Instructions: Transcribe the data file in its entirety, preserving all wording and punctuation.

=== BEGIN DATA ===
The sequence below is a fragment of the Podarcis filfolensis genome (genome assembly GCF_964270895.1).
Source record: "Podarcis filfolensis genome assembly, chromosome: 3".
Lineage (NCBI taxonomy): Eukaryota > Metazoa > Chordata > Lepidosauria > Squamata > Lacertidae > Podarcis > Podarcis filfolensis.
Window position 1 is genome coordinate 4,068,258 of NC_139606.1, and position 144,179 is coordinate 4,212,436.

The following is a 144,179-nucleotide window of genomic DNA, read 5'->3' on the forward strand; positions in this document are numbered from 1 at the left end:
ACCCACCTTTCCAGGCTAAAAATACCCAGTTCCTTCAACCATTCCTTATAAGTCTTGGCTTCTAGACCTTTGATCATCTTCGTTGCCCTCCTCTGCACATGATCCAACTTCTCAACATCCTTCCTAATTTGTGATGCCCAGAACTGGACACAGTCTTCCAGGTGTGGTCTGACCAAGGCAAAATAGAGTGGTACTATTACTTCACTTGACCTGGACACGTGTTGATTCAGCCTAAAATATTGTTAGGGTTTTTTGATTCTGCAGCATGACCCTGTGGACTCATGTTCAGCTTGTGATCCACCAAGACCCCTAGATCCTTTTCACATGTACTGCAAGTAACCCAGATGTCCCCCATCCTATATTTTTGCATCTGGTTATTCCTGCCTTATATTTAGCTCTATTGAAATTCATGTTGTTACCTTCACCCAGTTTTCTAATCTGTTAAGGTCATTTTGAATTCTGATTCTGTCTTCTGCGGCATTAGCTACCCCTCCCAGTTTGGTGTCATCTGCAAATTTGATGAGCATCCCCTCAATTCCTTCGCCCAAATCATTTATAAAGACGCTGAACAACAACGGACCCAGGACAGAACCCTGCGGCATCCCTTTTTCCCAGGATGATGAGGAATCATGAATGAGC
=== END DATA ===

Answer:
The sequence below is a fragment of the Podarcis filfolensis genome (genome assembly GCF_964270895.1).
Source record: "Podarcis filfolensis genome assembly, chromosome: 3".
Lineage (NCBI taxonomy): Eukaryota > Metazoa > Chordata > Lepidosauria > Squamata > Lacertidae > Podarcis > Podarcis filfolensis.
Window position 1 is genome coordinate 4,068,258 of NC_139606.1, and position 144,179 is coordinate 4,212,436.

The following is a 144,179-nucleotide window of genomic DNA, read 5'->3' on the forward strand; positions in this document are numbered from 1 at the left end:
ACCCACCTTTCCAGGCTAAAAATACCCAGTTCCTTCAACCATTCCTTATAAGTCTTGGCTTCTAGACCTTTGATCATCTTCGTTGCCCTCCTCTGCACATGATCCAACTTCTCAACATCCTTCCTAATTTGTGATGCCCAGAACTGGACACAGTCTTCCAGGTGTGGTCTGACCAAGGCAAAATAGAGTGGTACTATTACTTCACTTGACCTGGACACGTGTTGATTCAGCCTAAAATATTGTTAGGGTTTTTTGATTCTGCAGCATGACCCTGTGGACTCATGTTCAGCTTGTGATCCACCAAGACCCCTAGATCCTTTTCACATGTACTGCAAGTAACCCAGATGTCCCCCATCCTATATTTTTGCATCTGGTTATTCCTGCCTTATATTTAGCTCTATTGAAATTCATGTTGTTACCTTCACCCAGTTTTCTAATCTGTTAAGGTCATTTTGAATTCTGATTCTGTCTTCTGCGGCATTAGCTACCCCTCCCAGTTTGGTGTCATCTGCAAATTTGATGAGCATCCCCTCAATTCCTTCGCCCAAATCATTTATAAAGACGCTGAACAACAACGGACCCAGGACAGAACCCTGCGGCATCCCTTTTTCCCAGGATGATGAGGAATCATGAATGAGC